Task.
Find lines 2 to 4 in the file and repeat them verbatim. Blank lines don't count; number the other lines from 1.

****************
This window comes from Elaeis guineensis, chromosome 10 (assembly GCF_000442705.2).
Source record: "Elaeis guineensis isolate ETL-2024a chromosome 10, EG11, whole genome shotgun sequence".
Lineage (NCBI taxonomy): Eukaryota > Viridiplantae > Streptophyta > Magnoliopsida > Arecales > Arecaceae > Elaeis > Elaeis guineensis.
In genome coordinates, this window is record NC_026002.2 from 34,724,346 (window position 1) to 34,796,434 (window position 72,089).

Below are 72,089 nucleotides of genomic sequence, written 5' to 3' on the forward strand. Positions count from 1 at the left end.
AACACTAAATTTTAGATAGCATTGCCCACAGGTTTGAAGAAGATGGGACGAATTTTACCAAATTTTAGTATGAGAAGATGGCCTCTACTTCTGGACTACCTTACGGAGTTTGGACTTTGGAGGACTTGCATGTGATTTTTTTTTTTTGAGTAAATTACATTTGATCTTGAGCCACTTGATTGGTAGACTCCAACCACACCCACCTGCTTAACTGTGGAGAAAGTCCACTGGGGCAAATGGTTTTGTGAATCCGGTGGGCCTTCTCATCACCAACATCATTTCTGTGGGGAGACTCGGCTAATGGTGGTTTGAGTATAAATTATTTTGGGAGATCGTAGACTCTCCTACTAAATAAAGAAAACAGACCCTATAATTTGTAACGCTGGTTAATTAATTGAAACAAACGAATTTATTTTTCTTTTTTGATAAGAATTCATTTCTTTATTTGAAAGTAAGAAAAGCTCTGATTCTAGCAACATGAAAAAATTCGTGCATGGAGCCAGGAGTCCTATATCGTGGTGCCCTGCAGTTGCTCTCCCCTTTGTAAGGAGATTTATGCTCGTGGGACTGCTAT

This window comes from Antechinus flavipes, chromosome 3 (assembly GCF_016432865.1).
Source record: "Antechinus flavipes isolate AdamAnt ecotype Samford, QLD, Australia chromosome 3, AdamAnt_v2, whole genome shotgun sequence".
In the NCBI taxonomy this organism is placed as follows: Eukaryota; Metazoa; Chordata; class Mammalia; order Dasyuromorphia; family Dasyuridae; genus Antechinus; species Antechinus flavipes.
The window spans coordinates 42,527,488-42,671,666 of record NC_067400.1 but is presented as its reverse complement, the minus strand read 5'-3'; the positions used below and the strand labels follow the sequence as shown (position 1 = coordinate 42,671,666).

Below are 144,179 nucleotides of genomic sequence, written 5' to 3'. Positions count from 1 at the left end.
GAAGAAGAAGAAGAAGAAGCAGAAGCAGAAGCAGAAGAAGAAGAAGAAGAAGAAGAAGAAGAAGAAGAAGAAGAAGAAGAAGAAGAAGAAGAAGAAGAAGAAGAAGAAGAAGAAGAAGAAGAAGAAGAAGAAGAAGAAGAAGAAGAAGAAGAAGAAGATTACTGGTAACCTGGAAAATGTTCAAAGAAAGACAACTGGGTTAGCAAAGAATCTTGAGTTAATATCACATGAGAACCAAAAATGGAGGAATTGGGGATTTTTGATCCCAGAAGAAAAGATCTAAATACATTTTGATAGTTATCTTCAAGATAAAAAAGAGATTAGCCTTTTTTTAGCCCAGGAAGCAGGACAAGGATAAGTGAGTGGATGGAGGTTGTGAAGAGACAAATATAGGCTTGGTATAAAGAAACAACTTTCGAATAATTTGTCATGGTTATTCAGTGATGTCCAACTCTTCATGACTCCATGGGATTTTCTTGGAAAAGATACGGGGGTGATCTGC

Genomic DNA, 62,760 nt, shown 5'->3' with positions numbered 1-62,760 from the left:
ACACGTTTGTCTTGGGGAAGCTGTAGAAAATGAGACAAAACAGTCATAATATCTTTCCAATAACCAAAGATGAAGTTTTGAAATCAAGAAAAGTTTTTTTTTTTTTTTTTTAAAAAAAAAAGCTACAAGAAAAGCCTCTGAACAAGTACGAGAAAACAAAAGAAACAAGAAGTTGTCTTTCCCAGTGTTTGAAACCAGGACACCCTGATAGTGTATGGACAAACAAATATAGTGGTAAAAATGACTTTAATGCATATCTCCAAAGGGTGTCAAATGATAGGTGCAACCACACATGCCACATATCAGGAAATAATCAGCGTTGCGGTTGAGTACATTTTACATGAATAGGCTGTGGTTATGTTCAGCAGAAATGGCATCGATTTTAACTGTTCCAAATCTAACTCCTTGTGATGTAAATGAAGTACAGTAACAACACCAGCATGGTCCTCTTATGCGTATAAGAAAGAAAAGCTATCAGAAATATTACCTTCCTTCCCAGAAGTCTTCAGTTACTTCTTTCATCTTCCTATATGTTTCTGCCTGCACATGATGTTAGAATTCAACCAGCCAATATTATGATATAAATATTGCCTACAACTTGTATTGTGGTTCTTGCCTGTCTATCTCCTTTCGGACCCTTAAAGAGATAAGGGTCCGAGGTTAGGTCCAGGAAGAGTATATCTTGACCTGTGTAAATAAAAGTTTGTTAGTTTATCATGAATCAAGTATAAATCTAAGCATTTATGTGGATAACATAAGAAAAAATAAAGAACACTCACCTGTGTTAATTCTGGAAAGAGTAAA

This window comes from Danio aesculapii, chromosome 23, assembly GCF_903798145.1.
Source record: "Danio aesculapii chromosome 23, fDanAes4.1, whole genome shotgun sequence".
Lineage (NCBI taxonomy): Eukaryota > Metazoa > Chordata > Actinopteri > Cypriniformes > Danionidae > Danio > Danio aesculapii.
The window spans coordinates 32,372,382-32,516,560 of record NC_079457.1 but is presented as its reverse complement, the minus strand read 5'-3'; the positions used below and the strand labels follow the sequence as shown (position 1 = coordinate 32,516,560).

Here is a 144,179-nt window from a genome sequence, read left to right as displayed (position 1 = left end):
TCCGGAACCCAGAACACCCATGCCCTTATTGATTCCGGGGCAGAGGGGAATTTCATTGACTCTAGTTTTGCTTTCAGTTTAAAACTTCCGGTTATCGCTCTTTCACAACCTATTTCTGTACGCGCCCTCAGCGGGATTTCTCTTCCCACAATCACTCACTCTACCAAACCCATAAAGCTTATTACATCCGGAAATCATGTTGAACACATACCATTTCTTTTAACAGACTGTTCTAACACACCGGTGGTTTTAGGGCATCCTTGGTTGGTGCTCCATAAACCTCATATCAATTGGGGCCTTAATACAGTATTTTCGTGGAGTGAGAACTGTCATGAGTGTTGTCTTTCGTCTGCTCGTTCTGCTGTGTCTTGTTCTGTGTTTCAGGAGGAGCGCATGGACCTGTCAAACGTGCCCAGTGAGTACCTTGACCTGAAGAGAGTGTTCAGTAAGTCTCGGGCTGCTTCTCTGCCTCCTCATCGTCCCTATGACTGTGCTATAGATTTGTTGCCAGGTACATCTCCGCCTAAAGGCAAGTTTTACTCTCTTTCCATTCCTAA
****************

Source record: "Elaeis guineensis isolate ETL-2024a chromosome 10, EG11, whole genome shotgun sequence".
Lineage (NCBI taxonomy): Eukaryota > Viridiplantae > Streptophyta > Magnoliopsida > Arecales > Arecaceae > Elaeis > Elaeis guineensis.
In genome coordinates, this window is record NC_026002.2 from 34,724,346 (window position 1) to 34,796,434 (window position 72,089).